Your premise is wrong.
The situation you described in your "2FA" situation isn't how MFA works in real life. Or rather, if a MFA system is built like that, then it's not MFA. As A. Hersean said:
You are describing two 1FA systems, with the choice of the weakest link by the attacker.
Let's have a look at a possible way MFA via SMS (the worst way) can be implemented:
Upon registration, you entered your phone number, received an SMS with a six-digit code and entered it. You now confirmed that you own1 the phone number.
Upon authentication, you first enter your username and password. If successful, you are told to enter the code, which has been sent to you via SMS. The code is valid for 5 minutes and you have either one or three attempts before being kicked out and having to reauthenticate with username and password.
So, what happens if our username and password were compromised, but not our second factor? In this case, the attacker would make it to the "enter the code" stage and has a 1 in 1.000.000 chance to guess the correct randomly generated code. It's unlikely that that will happen, but not impossible. What should happen is that the service sends an e-mail to the user, saying something like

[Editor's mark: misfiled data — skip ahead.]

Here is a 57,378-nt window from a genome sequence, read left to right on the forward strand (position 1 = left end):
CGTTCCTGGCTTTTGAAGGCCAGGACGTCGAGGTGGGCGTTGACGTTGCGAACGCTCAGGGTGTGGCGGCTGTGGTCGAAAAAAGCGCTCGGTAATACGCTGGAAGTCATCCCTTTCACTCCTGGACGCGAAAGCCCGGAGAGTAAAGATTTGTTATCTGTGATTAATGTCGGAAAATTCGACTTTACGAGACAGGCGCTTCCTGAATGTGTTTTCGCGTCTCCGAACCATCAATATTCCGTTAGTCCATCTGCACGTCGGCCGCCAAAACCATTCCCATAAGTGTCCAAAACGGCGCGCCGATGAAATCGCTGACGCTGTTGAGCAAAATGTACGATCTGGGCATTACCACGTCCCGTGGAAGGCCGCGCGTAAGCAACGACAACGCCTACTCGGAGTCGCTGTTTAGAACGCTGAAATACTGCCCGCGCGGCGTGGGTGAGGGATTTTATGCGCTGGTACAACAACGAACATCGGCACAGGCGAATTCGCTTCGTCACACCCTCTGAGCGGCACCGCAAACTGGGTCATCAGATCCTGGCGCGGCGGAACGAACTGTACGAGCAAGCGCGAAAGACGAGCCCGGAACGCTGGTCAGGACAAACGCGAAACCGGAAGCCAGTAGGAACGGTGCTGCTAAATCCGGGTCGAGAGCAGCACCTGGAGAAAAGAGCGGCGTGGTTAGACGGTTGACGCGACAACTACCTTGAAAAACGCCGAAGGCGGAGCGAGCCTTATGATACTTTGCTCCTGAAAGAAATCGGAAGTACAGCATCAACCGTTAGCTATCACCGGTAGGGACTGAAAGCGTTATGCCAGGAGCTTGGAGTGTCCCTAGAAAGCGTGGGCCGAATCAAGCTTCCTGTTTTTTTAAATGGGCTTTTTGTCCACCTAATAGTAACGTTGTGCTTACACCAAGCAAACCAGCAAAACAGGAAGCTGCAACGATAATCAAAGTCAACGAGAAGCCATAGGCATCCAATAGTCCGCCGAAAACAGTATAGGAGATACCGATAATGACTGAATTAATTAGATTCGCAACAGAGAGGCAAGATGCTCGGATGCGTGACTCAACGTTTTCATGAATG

Someone (possibly you) logged into your account, but did not enter the security code sent via SMS. If this was not you, please log into your account and change your password immediately. If this was you, please disregard this message.
So in this sense, 2FA is strictly better than single-factor.
But what about the second factor being compromised? After all, there are plenty of ways to compromise a phone account, transfer ownership of a number to a new SIM, etc...
In this case, not much. You'd be able to click on "I forgot my password" and that's it. There is no "I don't have access to my emails" button. No application I've ever tested implements that.
If you presume that the attacker already has access to the e-mail account of the victim, then you have successfully compromised the account, no matter what.
And other MFA solutions, such as authenticator apps or hardware keys, are even more secure, since they cannot be compromised by a third party through social engineering.
1 Actually, you confirmed that you have access to SMS received by the phone number. However, it is presumed that each phone number is only accessible by one person.